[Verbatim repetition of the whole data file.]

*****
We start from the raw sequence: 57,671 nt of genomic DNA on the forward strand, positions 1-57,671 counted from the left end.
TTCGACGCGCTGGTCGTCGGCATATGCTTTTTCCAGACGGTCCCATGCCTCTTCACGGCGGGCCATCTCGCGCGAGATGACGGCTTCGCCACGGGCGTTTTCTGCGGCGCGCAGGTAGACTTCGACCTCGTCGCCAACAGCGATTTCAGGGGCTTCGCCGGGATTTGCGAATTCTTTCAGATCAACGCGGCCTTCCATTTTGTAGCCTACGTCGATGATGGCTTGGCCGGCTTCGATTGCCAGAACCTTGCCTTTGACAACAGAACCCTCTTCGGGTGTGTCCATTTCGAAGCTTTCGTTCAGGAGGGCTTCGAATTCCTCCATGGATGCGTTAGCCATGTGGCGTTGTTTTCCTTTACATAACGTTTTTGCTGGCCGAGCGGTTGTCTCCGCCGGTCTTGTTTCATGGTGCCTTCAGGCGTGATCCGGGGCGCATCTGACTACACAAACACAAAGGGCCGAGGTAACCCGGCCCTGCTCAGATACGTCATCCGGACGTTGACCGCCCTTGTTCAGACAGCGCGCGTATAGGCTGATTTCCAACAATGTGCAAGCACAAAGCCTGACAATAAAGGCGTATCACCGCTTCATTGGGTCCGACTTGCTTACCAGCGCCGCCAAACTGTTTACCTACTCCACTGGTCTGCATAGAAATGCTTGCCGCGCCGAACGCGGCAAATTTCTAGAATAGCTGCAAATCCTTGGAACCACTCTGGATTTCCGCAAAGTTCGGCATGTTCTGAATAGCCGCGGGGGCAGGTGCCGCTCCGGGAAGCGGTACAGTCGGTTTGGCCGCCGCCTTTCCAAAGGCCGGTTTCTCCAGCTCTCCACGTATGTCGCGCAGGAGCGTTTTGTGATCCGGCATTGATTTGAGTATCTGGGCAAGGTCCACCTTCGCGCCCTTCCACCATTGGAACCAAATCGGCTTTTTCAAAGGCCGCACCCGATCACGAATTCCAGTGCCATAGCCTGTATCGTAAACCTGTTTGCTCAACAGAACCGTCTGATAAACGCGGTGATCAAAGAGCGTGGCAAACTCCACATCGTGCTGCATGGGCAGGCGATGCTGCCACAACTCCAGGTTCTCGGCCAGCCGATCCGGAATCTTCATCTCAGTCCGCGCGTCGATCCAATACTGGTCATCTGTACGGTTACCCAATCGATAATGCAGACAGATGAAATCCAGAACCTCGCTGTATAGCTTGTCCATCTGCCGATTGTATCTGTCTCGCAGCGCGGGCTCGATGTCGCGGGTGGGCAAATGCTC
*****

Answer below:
We start from the raw sequence: 57,671 nt of genomic DNA on the forward strand, positions 1-57,671 counted from the left end.
TTCGACGCGCTGGTCGTCGGCATATGCTTTTTCCAGACGGTCCCATGCCTCTTCACGGCGGGCCATCTCGCGCGAGATGACGGCTTCGCCACGGGCGTTTTCTGCGGCGCGCAGGTAGACTTCGACCTCGTCGCCAACAGCGATTTCAGGGGCTTCGCCGGGATTTGCGAATTCTTTCAGATCAACGCGGCCTTCCATTTTGTAGCCTACGTCGATGATGGCTTGGCCGGCTTCGATTGCCAGAACCTTGCCTTTGACAACAGAACCCTCTTCGGGTGTGTCCATTTCGAAGCTTTCGTTCAGGAGGGCTTCGAATTCCTCCATGGATGCGTTAGCCATGTGGCGTTGTTTTCCTTTACATAACGTTTTTGCTGGCCGAGCGGTTGTCTCCGCCGGTCTTGTTTCATGGTGCCTTCAGGCGTGATCCGGGGCGCATCTGACTACACAAACACAAAGGGCCGAGGTAACCCGGCCCTGCTCAGATACGTCATCCGGACGTTGACCGCCCTTGTTCAGACAGCGCGCGTATAGGCTGATTTCCAACAATGTGCAAGCACAAAGCCTGACAATAAAGGCGTATCACCGCTTCATTGGGTCCGACTTGCTTACCAGCGCCGCCAAACTGTTTACCTACTCCACTGGTCTGCATAGAAATGCTTGCCGCGCCGAACGCGGCAAATTTCTAGAATAGCTGCAAATCCTTGGAACCACTCTGGATTTCCGCAAAGTTCGGCATGTTCTGAATAGCCGCGGGGGCAGGTGCCGCTCCGGGAAGCGGTACAGTCGGTTTGGCCGCCGCCTTTCCAAAGGCCGGTTTCTCCAGCTCTCCACGTATGTCGCGCAGGAGCGTTTTGTGATCCGGCATTGATTTGAGTATCTGGGCAAGGTCCACCTTCGCGCCCTTCCACCATTGGAACCAAATCGGCTTTTTCAAAGGCCGCACCCGATCACGAATTCCAGTGCCATAGCCTGTATCGTAAACCTGTTTGCTCAACAGAACCGTCTGATAAACGCGGTGATCAAAGAGCGTGGCAAACTCCACATCGTGCTGCATGGGCAGGCGATGCTGCCACAACTCCAGGTTCTCGGCCAGCCGATCCGGAATCTTCATCTCAGTCCGCGCGTCGATCCAATACTGGTCATCTGTACGGTTACCCAATCGATAATGCAGACAGATGAAATCCAGAACCTCGCTGTATAGCTTGTCCATCTGCCGATTGTATCTGTCTCGCAGCGCGGGCTCGATGTCGCGGGTGGGCAAATGCTC